Sunday, 8 January 2017
She Loves Me: I liked it
Which is more favourable as a three-word review than 'Me no Leica,' Walter Kerr's famous verdict on John van Druten's I Am a Camera (basis, via Isherwood, for Cabaret). But there isn't a lot more to say about the Menier Chocolate Factory's latest exquisitely staged musical. I'm going to say it anyway. Matt Wolf has already hymned the show on The Arts Desk - which is why I booked - and our resident photographer Bill Knight provided the images. He let me choose from a wide selection here, for which I'm very grateful (pictured above, Mark Umbers and Scarlett Strallen).
The problem lies in the mostly anodyne songs by Jerry Bock and Sheldon Harnick (though the book, by Joe Masteroff, is good, and preserves the detail in the conceit that a love of great literature draws the two principals together, sight unseen). I don't suppose anyone's seen Miklós László's Illatszertár (Parfumerie), but if you don't know the most charming of the films based on it, Ernst Lubitsch's The Shop Around the Corner, in which Jimmy Stewart spars with Margaret Sullavan, rectify that omission immediately. Bock, Harnick and Masteroff are more faithful to the original, keeping the setting as well as the Hungarian names (Bock had Magyar roots). It was a clever idea of Matthew White's production to give everyone British accents, from the Cowardesque RP of the main lovers to Cockerney for the brash blonde who ends up with an Arthur Milleresque infatuation and Welsh for the delivery boy.
Trouble is that I was expecting something more sophisticated. She Loves Me premiered on Broadway in 1963, not so very long after the most articulate of all musicals, My Fair Lady, and it seems that Bock and Harnick held out for Julie Andrews as the heroine (they got Barbara Cook instead, not a bad deal at all). I can see why Menier chose it: both a good seasonal item - the 'Twelve Days to Christmas' shopping number is a treat - and a chamber piece with a couple of virtuoso ensemble numbers brilliantly choreographed by Rebecca Howell ('Tango Tragique' pictured above). Paul Farnsworth's sets revolve beguilingly and all the roles are well cast.
And yet.... I waited in vain for a witty number to evolve, or an argument to be properly set to music, in Act One. Something like it happened in the finale at the Cafe Imperiale, where shop girl Amalia Balash waits for her epistolary lover (none other, of course, than her envious, angry fellow worker Georg Nowack): the idea that this is a dive with tray-dropping waiters and bad food which prides itself on creating an aura of romance is deliciously exploited. Act Two is better - not often the case with musicals - and there are four strong numbers in a row, starting with the only one whose tune I can remember, 'Vanilla Ice Cream' (Strallen singing it pictured above), the would-be-lovers followed by the shop Lothario and his betrayed gal.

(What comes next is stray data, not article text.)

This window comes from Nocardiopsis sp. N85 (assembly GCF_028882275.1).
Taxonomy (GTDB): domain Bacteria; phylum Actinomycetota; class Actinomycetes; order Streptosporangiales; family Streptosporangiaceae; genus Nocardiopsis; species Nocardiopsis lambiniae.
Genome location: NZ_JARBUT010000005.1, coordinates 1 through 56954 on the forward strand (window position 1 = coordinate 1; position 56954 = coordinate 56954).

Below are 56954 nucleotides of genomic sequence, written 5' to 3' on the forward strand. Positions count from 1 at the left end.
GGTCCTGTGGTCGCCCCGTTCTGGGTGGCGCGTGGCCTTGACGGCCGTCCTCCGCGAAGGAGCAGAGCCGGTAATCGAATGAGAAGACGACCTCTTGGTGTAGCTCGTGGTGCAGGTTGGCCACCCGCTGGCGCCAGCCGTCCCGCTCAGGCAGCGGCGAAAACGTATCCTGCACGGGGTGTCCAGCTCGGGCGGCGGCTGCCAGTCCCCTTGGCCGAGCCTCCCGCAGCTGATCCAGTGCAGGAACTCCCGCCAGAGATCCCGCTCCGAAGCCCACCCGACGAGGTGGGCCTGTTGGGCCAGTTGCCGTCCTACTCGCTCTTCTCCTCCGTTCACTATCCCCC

Everyone is right for the specific part. Mark Umbers was a given quality following his triumph in the Menier Merrily We Roll Along, and Scarlett Strallen is a real soprano with a secure top and a pretty look of exasperation (of course both are way too good looking for ordinary people, but that's musicals for you). Katherine Kingsley has an endless inventory of comic gags as the brassy Ilona and Dominic Tighe is a convincing cad (the two pictured above). I was surprised to find out it was Les Dennis who found shade in the tragicomic Mr Maraczek and I also couldn't quite believe that Calum Howells, with his winning bright grin, is only 17, which would be right for the role of the eager-to-please Arpad. They complete the below ensemble along with Alastair Brookshaw as the decent Ladislav Sipos (second from right).
So yes, in the end I succumbed to the romantic warmth of it all. But not much thanks to Harnick, who despite friendship with Stephen Sondheim, ain't a patch on him (though who is, since Loesser, Lerner and Jule Styne?) Just one thing bugs me at the Menier: the use of insensitive amplification. I can't see why it would be necessary in this of all shows, and it made an especially horrid mush of the excellently played, quasi-tziganish violin solos - a wry reminder that Bock and Harnick also wrote the much more laborious Fiddler on the Roof.
Next indulgence in home cinema, at any rate, will be The Shop Around the Corner, which I haven't seen for maybe 20 years and ordered up the minute we got home.
And I did the usual twixt Christmas and our departure for Amsterdam on the 28th, which was to play my two favourite show albums, the original-cast My Fair Lady and the London line-up (glorious Imelda Staunton included) for Into the Woods, one of the best-produced musicals on disc ever. And on stage, directed of course by Richard Jones, with whom I spent an intriguing morning in the V&A cafe yesterday as a kind of unofficial dramaturg for a project (maybe hush-hush, maybe not, I'd better ask) on which he's embarking. Not a musical, but even if you might miss the songs the latest subject he's treating on the London stage really ought to be turned into one (silly young Hart turned down an offer from Irving Berlin, of all people). That's the visually brilliant Young Vic handling of an ephemeral charmer about Hollywood's transition from silents to sound, Once in a Lifetime. You have until 14 January.